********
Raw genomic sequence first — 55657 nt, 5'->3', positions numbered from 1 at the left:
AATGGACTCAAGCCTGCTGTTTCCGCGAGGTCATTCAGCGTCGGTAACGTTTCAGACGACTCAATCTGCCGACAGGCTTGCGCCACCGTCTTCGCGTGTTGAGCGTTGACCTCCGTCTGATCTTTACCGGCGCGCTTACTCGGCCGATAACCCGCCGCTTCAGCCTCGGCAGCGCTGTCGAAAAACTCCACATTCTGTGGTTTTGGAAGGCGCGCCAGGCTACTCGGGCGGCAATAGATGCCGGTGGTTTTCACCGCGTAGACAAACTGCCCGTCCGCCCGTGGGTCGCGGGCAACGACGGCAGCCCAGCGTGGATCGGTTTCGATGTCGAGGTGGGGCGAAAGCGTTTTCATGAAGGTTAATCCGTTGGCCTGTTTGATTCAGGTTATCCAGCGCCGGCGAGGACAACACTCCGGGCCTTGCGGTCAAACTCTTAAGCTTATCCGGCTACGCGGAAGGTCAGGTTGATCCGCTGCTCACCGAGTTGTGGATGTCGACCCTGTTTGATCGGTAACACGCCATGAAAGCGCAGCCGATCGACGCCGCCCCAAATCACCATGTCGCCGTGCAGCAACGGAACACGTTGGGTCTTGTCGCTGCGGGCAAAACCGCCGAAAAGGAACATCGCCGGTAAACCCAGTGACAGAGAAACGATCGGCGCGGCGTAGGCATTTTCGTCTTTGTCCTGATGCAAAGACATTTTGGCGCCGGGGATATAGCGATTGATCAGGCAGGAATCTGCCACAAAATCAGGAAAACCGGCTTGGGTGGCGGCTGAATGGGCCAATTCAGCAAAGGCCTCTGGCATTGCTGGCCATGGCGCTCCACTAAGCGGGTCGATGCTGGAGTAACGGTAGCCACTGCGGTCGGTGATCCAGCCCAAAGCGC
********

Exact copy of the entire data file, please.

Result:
Raw genomic sequence first — 55657 nt, 5'->3', positions numbered from 1 at the left:
AATGGACTCAAGCCTGCTGTTTCCGCGAGGTCATTCAGCGTCGGTAACGTTTCAGACGACTCAATCTGCCGACAGGCTTGCGCCACCGTCTTCGCGTGTTGAGCGTTGACCTCCGTCTGATCTTTACCGGCGCGCTTACTCGGCCGATAACCCGCCGCTTCAGCCTCGGCAGCGCTGTCGAAAAACTCCACATTCTGTGGTTTTGGAAGGCGCGCCAGGCTACTCGGGCGGCAATAGATGCCGGTGGTTTTCACCGCGTAGACAAACTGCCCGTCCGCCCGTGGGTCGCGGGCAACGACGGCAGCCCAGCGTGGATCGGTTTCGATGTCGAGGTGGGGCGAAAGCGTTTTCATGAAGGTTAATCCGTTGGCCTGTTTGATTCAGGTTATCCAGCGCCGGCGAGGACAACACTCCGGGCCTTGCGGTCAAACTCTTAAGCTTATCCGGCTACGCGGAAGGTCAGGTTGATCCGCTGCTCACCGAGTTGTGGATGTCGACCCTGTTTGATCGGTAACACGCCATGAAAGCGCAGCCGATCGACGCCGCCCCAAATCACCATGTCGCCGTGCAGCAACGGAACACGTTGGGTCTTGTCGCTGCGGGCAAAACCGCCGAAAAGGAACATCGCCGGTAAACCCAGTGACAGAGAAACGATCGGCGCGGCGTAGGCATTTTCGTCTTTGTCCTGATGCAAAGACATTTTGGCGCCGGGGATATAGCGATTGATCAGGCAGGAATCTGCCACAAAATCAGGAAAACCGGCTTGGGTGGCGGCTGAATGGGCCAATTCAGCAAAGGCCTCTGGCATTGCTGGCCATGGCGCTCCACTAAGCGGGTCGATGCTGGAGTAACGGTAGCCACTGCGGTCGGTGATCCAGCCCAAAGCGC